First, the Chronicle notes that Nueces County, the home of Corpus Christi, really needs to turn blue once and for all. The county has long been on the fences, but swung very heavily to the right in the 2010 election. The result is having Blake Farenthold —this joker— representing the area in Congress. The county is 61% Hispanic, but is still dominated by Tea Party zealots. This is the future of Texas we are all looking at 30 years down the line, absent some big work. No matter what the demographic dividends have in store for us, if Democratic voters are too lazy to cast a darn ballot, nothing will get better. In fact, in the short term, it will probably get worse.

That is why the news of hearing that Chairman Gilberto Hinojosa and the Texas Democratic Party have hired two full-term field operators for the valley, including one specifically for Nueces County. Additionally, Battleground Texas will begin investing some serious time and money into the area.

The other aspect of this strategy, which I am ecstatic about, is working to increase the margins in already blue counties in the valley. While the governments and local representatives in counties such as Cameron (Brownsville), Hidalgo (McAllen) and Webb (Laredo) are already dominated by Democrats, it would help immensely if they won by greater margins. This is because Democrats statewide would be given a boost.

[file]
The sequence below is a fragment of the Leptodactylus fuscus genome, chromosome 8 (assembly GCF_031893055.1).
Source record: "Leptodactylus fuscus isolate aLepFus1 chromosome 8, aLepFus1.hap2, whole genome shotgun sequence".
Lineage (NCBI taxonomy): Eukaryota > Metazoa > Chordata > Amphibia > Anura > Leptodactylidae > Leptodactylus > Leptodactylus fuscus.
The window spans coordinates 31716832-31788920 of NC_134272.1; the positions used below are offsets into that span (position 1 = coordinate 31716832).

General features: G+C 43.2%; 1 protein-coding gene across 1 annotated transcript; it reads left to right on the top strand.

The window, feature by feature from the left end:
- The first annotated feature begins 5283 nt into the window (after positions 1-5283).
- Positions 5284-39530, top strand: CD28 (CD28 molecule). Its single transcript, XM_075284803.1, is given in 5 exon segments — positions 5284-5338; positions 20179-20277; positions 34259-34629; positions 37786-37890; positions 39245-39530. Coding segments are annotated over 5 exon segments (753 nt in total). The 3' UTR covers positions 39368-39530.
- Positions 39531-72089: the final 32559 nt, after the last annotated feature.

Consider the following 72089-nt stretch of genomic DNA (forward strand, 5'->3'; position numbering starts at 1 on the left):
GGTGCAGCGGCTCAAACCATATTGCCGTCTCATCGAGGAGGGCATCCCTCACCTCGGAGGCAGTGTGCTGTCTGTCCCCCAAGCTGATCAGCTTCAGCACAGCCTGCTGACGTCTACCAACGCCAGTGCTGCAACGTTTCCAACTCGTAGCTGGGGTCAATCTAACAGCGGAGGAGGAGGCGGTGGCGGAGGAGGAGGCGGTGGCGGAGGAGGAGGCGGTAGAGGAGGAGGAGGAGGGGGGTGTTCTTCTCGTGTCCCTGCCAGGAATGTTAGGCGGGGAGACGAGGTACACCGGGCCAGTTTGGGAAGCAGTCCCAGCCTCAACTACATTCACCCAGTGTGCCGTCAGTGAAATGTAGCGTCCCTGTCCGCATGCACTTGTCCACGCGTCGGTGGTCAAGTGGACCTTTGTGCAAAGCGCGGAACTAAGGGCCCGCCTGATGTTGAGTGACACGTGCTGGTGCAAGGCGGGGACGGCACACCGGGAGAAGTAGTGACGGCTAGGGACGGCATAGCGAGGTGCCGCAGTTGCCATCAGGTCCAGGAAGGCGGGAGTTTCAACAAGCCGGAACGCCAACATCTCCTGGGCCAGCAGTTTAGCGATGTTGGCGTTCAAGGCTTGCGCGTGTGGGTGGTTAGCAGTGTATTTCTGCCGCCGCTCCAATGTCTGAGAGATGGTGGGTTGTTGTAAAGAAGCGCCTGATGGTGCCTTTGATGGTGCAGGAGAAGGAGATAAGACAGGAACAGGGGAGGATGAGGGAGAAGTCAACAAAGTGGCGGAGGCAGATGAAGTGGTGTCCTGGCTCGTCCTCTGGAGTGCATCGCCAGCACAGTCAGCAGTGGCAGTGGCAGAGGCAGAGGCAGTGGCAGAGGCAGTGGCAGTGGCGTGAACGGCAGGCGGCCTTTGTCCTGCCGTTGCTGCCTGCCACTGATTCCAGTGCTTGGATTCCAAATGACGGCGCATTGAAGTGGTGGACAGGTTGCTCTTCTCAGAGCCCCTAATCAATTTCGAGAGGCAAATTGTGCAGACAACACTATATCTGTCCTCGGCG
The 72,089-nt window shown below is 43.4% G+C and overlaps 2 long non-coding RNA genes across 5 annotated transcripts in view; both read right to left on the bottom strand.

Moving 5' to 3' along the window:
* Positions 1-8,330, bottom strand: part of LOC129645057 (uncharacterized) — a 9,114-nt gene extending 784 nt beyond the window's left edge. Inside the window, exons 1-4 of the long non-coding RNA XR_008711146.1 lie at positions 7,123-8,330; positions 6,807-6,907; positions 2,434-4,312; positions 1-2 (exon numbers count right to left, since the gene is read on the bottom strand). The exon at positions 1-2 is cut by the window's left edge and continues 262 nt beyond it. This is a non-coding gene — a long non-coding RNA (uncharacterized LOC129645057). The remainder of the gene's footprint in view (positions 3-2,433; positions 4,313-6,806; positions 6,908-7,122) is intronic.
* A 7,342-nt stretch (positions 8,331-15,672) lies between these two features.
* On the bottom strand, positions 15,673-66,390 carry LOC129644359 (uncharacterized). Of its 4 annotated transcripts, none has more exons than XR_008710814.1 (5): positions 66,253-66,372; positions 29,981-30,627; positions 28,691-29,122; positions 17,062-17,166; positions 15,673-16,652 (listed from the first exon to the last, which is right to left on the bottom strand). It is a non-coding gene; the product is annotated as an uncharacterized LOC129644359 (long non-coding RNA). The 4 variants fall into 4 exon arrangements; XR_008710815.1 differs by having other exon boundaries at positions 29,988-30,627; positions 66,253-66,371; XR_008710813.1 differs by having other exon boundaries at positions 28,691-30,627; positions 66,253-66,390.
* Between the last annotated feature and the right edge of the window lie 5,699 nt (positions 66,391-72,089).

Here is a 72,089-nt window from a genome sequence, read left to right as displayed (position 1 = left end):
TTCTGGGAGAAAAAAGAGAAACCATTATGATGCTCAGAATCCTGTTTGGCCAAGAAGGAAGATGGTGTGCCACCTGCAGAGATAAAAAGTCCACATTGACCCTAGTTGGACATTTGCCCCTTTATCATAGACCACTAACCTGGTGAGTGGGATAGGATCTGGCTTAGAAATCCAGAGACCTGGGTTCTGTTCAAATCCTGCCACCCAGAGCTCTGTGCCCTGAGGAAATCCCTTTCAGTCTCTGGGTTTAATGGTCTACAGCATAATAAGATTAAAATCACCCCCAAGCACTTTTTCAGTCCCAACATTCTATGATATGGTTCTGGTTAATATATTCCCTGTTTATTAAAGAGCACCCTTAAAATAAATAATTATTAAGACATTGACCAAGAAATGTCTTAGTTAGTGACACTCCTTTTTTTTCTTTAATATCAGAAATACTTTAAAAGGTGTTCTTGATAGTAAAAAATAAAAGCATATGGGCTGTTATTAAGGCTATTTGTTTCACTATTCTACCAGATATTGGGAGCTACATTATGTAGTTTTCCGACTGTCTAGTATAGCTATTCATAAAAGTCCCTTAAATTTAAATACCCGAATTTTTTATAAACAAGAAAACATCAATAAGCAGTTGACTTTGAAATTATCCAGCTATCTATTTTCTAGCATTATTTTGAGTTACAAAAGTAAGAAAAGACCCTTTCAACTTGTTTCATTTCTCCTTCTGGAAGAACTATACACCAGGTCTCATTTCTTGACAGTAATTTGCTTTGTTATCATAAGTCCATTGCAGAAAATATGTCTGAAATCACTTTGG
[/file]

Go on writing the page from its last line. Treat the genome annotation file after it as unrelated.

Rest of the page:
The news is yet another item that gives me a tiny flicker of hope about 2014. It will be a competitive election, to say the least.

Donald Lee, 1934-2012

Donald Lee, a relatively obscure former State Representative from the valley who had gone missing from a nursing home a few days ago, was found dead in a nearby field Sunday. Lee, who had served in the Texas House from 1981 to 1987 representing parts of Brownsville and McAllen, had been a champion of the interests of people in the valley.

Evidently, Lee had only moved to the facility on August 20, and somehow disappeared without explanation three days later. The police said there were no signs of foul play, but irrespective this is a tragic, sad event. Texas has lost another good man, we don’t have many left.

The Statesman has more.